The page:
Turnout Low for High School Open Houses


The Vigo County School Corporation is in the education business.

But it’s having a problem teaching the public about the conditions at the three local high schools.

Walking through the halls of Terre Haute North, you can see large cracks running through the hallways. 

Their plumbing issues are a top concern and the mother board for the building’s heating and cooling is outdated and presents its own set of  problems for the entire school.

Rebecca Brumfield is one of the few people who’s taken the time to go inside the high schools.

We can show you video of the issues inside each of the high schools, but school officials know, it would be much more impactful to see it in person.

The problem is no one is really attending the open houses at the schools.

“You cannot put a Band-Aid on a heart attack and fix it,” says Steve Flowers. “You’ve got too many arteries coming off of it, too many things that are failing. That’s going to catch up sooner or later. And that’s where we are at.” 

Maintenance staff at all three high schools work tirelessly throughout the year to hide any imperfections that these buildings may possess.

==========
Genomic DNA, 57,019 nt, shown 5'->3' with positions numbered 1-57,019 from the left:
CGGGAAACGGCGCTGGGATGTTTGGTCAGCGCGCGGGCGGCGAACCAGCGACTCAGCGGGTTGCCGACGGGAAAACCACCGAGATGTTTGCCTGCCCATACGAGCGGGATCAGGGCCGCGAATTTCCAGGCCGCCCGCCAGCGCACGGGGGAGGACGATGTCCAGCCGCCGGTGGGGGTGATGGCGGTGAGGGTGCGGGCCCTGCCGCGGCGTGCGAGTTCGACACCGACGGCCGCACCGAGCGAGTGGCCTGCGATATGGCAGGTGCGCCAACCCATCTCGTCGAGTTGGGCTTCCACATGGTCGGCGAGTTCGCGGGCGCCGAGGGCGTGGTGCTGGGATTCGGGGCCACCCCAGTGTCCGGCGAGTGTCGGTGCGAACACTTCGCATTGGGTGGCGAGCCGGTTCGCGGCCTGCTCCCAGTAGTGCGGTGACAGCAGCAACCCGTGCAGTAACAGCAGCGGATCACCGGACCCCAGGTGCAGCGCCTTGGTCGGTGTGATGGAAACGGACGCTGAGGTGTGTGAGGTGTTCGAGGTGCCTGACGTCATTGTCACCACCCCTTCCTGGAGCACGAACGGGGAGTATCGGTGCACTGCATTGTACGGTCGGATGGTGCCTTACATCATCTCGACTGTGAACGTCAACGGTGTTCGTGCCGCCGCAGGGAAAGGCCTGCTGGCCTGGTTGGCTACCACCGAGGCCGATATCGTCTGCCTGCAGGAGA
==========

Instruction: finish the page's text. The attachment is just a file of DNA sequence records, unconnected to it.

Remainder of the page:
Now that it’s summer, their doors are open, so that you in the community can see actually what’s inside. 

Friday marks day number two of the Vigo County open houses and the turn out so far isn’t a great one. 

“I think a lot of them are working, but I think we will have more in the evening open houses,” says Flowers.  

Students are in school for the majority of the year. 

So a Band-Aid here, a Band-Aid there, that’s how they make it through the semesters. 

This is the sign in sheet from Terre Haute North Friday morning. 

As you can see, two people are on the list, myself included. 

The other? 

Another local media group. 

So where is the community? 

“I hope that they can make it in,” says Aaron Hughes, assistant principal at THN. “Extending the hours I think that’s due to those who can come in from work and check things out but I think that will definitely help.” 

School officials say it’s all about personal experience. 

Even if you don’t have a child in the school system, any future upgrades or reno’s will come from taxpayer dollars. 

“Just to come in and see, first hand, what we have going on here will be very important,” says Hughes. 

All school officials want is for the community to see the school at its most vulnerable state, which they can openly show you, now that students aren’t in the classrooms. 

We’ll have a news crew visit West Vigo High School next week..

Your next chance to see inside the high schools are Wednesday and Thursday. 

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